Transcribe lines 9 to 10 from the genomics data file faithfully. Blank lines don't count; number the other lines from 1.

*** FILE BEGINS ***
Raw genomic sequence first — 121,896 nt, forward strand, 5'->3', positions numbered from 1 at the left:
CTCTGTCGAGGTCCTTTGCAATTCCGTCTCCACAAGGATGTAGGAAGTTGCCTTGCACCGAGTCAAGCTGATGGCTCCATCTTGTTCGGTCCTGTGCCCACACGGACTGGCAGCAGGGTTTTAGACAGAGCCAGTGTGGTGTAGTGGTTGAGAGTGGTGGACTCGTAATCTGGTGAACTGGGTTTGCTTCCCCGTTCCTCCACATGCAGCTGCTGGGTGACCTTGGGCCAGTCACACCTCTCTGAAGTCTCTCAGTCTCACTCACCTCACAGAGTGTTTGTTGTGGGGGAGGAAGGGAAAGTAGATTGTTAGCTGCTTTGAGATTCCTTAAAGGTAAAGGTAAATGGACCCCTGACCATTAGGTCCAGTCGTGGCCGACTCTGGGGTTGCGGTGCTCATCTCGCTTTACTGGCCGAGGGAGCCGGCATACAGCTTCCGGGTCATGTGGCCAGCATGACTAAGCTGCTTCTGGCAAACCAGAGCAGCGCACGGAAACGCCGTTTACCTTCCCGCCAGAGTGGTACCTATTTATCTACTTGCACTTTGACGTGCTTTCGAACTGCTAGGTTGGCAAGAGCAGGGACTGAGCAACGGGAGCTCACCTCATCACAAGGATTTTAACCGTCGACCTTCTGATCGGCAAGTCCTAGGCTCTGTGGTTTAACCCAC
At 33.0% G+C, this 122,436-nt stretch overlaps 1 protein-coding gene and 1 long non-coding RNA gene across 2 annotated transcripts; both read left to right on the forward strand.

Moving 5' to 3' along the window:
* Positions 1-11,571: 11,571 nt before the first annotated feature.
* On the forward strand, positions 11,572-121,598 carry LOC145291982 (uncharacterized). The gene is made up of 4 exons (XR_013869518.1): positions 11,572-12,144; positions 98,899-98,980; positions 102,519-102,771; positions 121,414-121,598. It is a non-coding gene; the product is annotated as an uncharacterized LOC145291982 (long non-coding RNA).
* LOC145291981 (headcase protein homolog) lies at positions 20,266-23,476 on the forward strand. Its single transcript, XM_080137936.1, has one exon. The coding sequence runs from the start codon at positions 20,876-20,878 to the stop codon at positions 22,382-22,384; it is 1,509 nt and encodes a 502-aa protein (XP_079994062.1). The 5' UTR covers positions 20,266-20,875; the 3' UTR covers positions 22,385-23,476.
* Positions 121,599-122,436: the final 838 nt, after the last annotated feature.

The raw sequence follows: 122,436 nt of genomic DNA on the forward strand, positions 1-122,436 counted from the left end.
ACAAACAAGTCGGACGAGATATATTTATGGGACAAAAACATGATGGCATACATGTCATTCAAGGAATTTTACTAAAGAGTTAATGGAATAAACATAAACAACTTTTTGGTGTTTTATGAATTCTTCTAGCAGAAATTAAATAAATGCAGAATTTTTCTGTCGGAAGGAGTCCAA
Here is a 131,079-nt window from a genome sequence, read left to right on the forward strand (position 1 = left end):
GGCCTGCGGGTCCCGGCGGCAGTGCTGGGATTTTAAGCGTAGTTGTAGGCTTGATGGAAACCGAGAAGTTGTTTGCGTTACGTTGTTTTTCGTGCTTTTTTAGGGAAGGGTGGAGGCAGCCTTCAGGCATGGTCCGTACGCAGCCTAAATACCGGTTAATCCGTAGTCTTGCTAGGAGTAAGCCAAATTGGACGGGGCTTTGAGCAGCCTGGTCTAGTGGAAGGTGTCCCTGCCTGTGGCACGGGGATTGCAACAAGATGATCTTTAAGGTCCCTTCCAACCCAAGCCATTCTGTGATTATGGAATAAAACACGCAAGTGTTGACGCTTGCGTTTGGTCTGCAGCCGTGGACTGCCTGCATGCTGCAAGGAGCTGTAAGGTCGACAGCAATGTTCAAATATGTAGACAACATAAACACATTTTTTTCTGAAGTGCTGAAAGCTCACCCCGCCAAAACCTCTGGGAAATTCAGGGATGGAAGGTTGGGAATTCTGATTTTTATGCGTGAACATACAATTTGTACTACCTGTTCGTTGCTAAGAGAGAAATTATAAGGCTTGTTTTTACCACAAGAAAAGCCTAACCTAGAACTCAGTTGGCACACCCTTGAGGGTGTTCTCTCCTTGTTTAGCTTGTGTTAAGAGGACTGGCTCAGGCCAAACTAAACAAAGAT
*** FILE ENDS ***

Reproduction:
The raw sequence follows: 122,436 nt of genomic DNA on the forward strand, positions 1-122,436 counted from the left end.
ACAAACAAGTCGGACGAGATATATTTATGGGACAAAAACATGATGGCATACATGTCATTCAAGGAATTTTACTAAAGAGTTAATGGAATAAACATAAACAACTTTTTGGTGTTTTATGAATTCTTCTAGCAGAAATTAAATAAATGCAGAATTTTTCTGTCGGAAGGAGTCCAA